The recommended amount of choline for pregnancy is 450 mg of choline per day. Food sources of choline include beef liver, eggs, beef, soybeans, chicken breast, and cod.
Calcium needs are higher during pregnancy, going from 1000 mg to 1300 mg daily. This mineral plays an important role in bone and teeth formation, along with the development of heart, muscles, and nerves.
Food sources of calcium include fortified dairy products, fortified plant milks and juices, sardines, tofu, spinach, and kale.
Now that we’ve talked about key nutrients that should be prioritized for pregnancy and even preconception, how the heck do you choose a prenatal vitamin for PCOS?! Don’t worry, I’ve got you covered!
There are a few things I look for when it comes to nutrition supplements for PCOS and pregnancy. I’ll look for quality, purity, vitamin forms used, and the vitamin dosage.
The Federal Drug Administration (FDA) does not regulate dietary supplements. Because of this, you’ll want to look for a supplement company that uses third party testing to ensure that what you’re getting is what they say you’re getting.
Choosing the right prenatal vitamin for you will depend upon your individual needs and what your diet looks like. Because of formulation practices, there isn’t one single prenatal that has absolutely everything that everyone will need in it. For example, it’s difficult to find a prenatal vitamin that has an adequate amount of both iron and omega 3 fatty acids in one supplement. You’ll need to evaluate your options, your dietary intake, and then determine if you need to include an additional supplement, such as iron, separately.
Note: it’s important to always take your prenatal vitamins with a meal that contains fat so that you’re able to adequately absorb the fat-soluble vitamins in your supplement.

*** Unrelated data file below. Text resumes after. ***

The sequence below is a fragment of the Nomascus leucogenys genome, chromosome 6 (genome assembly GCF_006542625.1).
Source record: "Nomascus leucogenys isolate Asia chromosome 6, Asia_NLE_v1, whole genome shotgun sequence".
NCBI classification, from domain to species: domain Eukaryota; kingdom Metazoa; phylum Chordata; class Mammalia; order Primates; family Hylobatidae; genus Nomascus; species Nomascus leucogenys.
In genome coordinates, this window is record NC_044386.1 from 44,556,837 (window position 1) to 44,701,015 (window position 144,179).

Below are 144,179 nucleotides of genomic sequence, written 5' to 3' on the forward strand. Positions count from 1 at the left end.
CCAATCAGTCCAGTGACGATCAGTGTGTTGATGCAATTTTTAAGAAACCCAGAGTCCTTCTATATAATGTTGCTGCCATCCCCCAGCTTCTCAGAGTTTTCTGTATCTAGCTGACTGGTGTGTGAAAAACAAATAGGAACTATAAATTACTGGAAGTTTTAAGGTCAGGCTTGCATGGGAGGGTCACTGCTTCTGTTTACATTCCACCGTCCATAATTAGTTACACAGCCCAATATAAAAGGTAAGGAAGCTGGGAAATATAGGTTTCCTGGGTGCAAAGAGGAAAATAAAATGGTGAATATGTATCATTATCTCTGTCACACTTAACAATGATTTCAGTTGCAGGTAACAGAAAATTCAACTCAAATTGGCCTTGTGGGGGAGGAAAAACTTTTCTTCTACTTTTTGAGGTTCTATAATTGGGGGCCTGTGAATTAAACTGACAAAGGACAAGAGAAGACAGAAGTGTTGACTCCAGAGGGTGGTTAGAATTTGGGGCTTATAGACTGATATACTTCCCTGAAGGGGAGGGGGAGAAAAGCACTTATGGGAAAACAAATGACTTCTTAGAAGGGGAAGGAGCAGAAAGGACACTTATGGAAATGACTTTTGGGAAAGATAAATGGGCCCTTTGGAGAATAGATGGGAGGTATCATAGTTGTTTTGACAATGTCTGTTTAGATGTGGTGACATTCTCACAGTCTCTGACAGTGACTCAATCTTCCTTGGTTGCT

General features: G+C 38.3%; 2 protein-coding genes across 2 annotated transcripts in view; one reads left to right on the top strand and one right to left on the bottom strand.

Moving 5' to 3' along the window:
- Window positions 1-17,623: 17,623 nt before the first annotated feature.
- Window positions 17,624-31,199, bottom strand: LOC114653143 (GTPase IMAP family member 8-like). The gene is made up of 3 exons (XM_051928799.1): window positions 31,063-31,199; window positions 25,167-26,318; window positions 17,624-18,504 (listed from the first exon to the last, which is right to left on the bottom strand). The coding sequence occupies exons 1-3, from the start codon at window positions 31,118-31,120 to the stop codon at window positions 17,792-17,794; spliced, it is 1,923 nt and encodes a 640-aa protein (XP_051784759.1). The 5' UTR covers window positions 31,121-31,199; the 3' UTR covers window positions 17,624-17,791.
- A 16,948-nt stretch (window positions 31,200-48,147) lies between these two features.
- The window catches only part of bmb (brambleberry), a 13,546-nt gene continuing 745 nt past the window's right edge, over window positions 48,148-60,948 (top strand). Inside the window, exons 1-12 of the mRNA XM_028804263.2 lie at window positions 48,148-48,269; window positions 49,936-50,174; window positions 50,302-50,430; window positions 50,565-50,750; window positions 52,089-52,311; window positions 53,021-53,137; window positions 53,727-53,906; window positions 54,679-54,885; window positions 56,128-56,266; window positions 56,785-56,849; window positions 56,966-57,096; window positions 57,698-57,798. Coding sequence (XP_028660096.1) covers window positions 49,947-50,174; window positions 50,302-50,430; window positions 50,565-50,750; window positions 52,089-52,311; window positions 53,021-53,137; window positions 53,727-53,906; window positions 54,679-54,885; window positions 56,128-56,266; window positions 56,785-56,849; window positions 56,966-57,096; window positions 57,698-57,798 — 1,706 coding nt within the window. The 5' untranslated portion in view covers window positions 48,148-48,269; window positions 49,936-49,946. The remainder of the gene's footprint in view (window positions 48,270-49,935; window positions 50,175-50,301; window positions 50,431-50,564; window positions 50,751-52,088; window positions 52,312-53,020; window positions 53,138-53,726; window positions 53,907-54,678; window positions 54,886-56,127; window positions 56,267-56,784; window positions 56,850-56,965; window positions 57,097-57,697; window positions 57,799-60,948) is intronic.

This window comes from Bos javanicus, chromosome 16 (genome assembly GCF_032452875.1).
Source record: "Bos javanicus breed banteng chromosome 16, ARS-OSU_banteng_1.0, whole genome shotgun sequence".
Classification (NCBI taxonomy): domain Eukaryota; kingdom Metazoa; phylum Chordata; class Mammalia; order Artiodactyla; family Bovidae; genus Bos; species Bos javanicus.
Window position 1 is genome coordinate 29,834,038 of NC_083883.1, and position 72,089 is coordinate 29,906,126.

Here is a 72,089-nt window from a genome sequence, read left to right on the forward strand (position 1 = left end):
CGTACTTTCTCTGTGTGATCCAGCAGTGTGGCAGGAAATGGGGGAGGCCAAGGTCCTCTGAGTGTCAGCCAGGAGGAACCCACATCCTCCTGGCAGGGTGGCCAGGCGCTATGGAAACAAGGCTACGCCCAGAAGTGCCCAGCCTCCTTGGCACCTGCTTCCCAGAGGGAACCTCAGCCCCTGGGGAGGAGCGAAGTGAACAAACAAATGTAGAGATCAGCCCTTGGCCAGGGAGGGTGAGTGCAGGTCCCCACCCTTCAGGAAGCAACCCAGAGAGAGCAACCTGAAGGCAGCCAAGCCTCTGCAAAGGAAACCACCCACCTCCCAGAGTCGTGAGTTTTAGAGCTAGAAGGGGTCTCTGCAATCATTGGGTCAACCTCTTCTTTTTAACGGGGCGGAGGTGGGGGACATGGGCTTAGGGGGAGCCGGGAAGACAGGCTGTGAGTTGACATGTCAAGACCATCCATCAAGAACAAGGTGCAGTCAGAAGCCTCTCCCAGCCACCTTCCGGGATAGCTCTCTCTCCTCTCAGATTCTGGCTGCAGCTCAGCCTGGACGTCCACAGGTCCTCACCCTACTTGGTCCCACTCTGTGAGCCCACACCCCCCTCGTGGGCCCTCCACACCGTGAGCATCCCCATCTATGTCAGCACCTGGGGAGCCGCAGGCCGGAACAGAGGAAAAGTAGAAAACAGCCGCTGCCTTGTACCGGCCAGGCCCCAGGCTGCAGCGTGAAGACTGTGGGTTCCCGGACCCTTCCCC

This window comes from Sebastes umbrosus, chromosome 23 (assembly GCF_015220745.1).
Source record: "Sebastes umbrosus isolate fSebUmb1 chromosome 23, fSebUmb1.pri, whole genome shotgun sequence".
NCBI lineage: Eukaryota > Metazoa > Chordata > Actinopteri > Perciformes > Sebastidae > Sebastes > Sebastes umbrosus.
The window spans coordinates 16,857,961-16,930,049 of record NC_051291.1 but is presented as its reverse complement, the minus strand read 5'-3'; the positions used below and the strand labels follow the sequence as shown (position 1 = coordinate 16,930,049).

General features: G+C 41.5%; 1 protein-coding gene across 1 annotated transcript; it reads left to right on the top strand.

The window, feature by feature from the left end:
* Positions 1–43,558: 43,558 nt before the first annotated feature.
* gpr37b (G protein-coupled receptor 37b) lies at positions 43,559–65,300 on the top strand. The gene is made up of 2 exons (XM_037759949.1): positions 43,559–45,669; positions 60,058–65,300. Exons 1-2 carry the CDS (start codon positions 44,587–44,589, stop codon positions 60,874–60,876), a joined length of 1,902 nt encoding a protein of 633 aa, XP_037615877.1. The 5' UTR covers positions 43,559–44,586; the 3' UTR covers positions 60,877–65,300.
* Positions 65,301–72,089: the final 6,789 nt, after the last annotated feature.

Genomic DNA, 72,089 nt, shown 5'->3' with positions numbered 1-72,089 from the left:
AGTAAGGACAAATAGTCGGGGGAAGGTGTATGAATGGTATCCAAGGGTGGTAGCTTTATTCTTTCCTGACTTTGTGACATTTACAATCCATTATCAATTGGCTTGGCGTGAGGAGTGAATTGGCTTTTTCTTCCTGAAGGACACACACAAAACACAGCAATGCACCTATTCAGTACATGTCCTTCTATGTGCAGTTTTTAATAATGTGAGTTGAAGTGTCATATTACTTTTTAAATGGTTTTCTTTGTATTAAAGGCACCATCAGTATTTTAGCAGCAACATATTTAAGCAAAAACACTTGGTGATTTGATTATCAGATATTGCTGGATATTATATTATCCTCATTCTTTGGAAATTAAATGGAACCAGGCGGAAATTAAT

There are several prenatal vitamins that can be good choices for you and your unique needs. This is not an exclusive list.
Here are a few of the best prenatal vitamins for PCOS:
This may be a good option for someone who has iron deficiency or increased iron needs. It does not have any DHA or EPA so if you don’t consume fatty fish, you may need an additional supplement.
These gummy prenatal vitamins are not my first recommendation for a prenatal vitamin, however, it’s a good option for those in various situations such as struggling with nausea or taking large pills. There are lower amounts of most nutrients in these prenatal gummies. Additionally, there’s no iron, DHA, or EPA so you may need additional supplementation if you’re unable to get these nutrients from a balanced diet.
The FullWell prenatal multivitamin has significantly higher levels of calcium, choline, and vitamin D than you’ll find in most prenatal vitamins. The serving size requires you to take 8 capsules daily. It doesn’t provide any iron, DHA, or EPA.
The Seeking Health Optimal Prenatal has significantly higher levels of calcium and vitamin D than you’ll find in most prenatal vitamins. It has ample amounts of choline, although less choline than the FullWell option. The serving size requires you to take 8 capsules daily. It doesn’t provide any iron, DHA, or EPA.
The company Theralogix manufactures this prenatal vitamin. Theralogix also manufactures the popular inositol supplement Ovasitol. This prenatal supplement provides adequate amounts of iron, vitamin D, and the omega-3 DHA, along with ample amounts of choline. If you choose to use this prenatal vitamin, use my provider code PRC: 202702 to save 15%.
After reading through these prenatal vitamin supplement options, you may need additional supplementation. If you need to supplement with additional DHA and EPA, I recommend this omega 3 fatty acid supplement.
If you need to supplement with additional iron, I recommend this iron supplement.
Taking prenatal vitamins is important for pregnant people and for those trying to conceive. They should supplement a healthy diet, not replace it.
Prenatal vitamins provide essential vitamins that support fetal growth and development. They’re also important to reduce pregnancy complications and birth defects, especially of the brain and spinal cord.
Key nutrients that are important for pregnancy and prenatal supplements include folic acid or folate, iron, calcium, vitamin B12, omega 3 fatty acids, choline, iodine, and vitamin D.
Choosing the best prenatal vitamins for you will depend on your specific needs.
Disclaimer: This is for educational purposes only. It does not replace medical advice. It is not intended to treat any medical conditions including polycystic ovary syndrome. Always consult with your healthcare provider before starting any new nutritional supplements.